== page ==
Criticism of Tropes Versus Women in Videogames

Thunderf00t used an argument from popularity (pretending as if youtube likes and upvotes are the barometer by which success and correctness of an argument should be judged) to defend his "criticism" of Sarkeesian's series [17] which largely consisted of a cherry picked part of one video and ad hominem [18].

Accusations of Censorship

A popular (and woefully unsophisticated) criticism of Sarkeesian from misogynists and MRAs is that she disables comments and voting on her youtube videos because of the harassing comments, thus not allowing these folks to express their opinions of her work. This is essentially a free speech argument disguised as "wanting to discuss ideas". Ignoring for a moment that YouTube comment sections are by no means an area in which academic discussion can effectively take place, this is by no means censorship.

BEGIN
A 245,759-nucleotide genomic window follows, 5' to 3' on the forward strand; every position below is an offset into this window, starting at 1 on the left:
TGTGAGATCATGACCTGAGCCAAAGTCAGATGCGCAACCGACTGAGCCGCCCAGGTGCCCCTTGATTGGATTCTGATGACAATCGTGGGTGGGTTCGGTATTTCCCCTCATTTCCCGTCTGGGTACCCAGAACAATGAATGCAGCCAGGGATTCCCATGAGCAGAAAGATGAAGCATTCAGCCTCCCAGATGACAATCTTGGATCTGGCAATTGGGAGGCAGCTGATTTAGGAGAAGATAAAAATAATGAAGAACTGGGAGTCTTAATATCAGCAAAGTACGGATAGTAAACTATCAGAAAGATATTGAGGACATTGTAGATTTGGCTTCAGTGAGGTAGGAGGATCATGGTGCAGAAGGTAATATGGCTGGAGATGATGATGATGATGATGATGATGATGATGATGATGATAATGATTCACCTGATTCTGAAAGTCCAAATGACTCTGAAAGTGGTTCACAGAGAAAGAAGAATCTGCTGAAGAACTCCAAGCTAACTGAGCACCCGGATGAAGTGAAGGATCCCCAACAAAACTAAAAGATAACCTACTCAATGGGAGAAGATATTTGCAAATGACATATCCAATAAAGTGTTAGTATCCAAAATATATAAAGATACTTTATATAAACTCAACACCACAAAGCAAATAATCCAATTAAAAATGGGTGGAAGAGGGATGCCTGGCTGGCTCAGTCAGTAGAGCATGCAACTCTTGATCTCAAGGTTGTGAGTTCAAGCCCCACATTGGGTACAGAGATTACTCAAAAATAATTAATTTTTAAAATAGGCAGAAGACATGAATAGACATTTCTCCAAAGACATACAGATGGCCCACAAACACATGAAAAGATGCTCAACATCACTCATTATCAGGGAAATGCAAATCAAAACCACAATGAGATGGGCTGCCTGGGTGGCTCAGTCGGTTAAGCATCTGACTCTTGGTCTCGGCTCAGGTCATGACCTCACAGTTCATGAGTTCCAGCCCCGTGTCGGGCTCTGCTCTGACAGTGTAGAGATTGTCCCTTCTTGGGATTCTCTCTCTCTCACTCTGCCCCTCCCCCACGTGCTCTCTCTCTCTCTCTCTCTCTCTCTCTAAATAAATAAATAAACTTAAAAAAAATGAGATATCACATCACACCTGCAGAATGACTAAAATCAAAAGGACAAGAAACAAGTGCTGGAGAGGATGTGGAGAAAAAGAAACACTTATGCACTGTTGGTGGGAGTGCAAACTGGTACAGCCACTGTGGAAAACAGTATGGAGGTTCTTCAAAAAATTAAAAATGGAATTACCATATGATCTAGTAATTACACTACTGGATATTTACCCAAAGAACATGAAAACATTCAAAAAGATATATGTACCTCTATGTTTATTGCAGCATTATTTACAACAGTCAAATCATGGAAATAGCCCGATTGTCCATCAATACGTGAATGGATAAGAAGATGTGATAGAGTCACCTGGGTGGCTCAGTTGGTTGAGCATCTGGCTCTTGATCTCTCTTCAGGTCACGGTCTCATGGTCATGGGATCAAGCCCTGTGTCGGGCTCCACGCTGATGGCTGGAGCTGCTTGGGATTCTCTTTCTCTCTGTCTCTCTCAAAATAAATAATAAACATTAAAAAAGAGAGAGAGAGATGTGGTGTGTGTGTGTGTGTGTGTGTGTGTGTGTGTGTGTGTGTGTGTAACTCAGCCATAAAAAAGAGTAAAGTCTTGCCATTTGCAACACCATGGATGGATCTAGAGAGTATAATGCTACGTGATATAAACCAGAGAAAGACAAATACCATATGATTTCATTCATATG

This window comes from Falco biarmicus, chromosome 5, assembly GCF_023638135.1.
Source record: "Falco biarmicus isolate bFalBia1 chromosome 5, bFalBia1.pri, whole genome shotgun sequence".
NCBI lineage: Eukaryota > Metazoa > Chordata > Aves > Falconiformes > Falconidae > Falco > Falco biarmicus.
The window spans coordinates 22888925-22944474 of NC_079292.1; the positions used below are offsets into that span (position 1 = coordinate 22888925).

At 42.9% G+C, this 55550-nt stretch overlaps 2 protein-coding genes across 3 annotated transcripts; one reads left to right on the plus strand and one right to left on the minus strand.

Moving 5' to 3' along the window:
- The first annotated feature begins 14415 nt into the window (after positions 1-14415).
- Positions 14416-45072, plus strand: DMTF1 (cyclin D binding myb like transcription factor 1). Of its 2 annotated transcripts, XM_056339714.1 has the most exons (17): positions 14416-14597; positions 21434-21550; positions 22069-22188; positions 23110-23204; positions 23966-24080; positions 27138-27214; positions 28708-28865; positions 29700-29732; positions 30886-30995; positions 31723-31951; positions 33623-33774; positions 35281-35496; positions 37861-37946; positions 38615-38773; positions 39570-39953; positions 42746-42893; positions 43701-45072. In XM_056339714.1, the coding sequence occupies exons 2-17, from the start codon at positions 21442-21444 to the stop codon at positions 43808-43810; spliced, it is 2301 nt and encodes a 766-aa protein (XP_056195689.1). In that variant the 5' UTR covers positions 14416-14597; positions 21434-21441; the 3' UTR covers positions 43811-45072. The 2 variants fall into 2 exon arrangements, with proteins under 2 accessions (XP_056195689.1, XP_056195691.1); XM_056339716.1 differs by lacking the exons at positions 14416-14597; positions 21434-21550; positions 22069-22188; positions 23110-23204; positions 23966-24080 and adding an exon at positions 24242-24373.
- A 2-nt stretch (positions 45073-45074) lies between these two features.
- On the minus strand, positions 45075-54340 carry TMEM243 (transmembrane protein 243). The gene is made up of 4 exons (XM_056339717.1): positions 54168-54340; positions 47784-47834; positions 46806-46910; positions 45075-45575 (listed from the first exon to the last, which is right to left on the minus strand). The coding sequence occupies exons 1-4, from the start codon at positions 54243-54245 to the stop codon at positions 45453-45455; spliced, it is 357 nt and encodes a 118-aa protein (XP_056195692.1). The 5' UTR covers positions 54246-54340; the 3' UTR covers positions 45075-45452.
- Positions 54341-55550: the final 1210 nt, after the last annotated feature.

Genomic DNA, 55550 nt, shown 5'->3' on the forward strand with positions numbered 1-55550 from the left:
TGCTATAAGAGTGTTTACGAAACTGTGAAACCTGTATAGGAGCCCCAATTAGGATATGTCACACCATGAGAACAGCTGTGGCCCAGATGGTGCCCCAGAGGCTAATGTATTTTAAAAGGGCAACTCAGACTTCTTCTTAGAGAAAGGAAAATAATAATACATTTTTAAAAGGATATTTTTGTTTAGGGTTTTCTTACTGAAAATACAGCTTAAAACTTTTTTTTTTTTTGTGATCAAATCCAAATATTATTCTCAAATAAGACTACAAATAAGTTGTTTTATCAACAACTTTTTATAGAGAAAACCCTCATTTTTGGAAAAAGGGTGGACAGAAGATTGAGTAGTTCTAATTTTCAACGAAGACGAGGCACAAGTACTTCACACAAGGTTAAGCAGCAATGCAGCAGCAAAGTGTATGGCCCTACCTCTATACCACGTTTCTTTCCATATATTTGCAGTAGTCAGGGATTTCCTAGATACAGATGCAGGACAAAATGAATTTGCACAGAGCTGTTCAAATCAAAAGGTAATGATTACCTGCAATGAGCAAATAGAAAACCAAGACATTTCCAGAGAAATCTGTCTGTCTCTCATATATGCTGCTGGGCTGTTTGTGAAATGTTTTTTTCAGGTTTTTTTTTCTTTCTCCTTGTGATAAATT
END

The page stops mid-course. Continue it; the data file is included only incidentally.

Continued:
Accusations of being a con-artist

Thunderf00t has accused Anita Sarkeesian of being a con-artist and a liar on multiple occasions.[16] Thunderf00t has also accused Sarkeesian of faking death threats to elicit donations for her charity [19].

In response to death threats, Anita Sarkeesian had tweeted that she contacted authorities. Several MRA bloggers (such as Davis Auirini), and YouTubers (such as Thunderf00t) accused Sarkeesian of fabricating death threats via anomaly hunting and other conspiracy theory tactics. [19]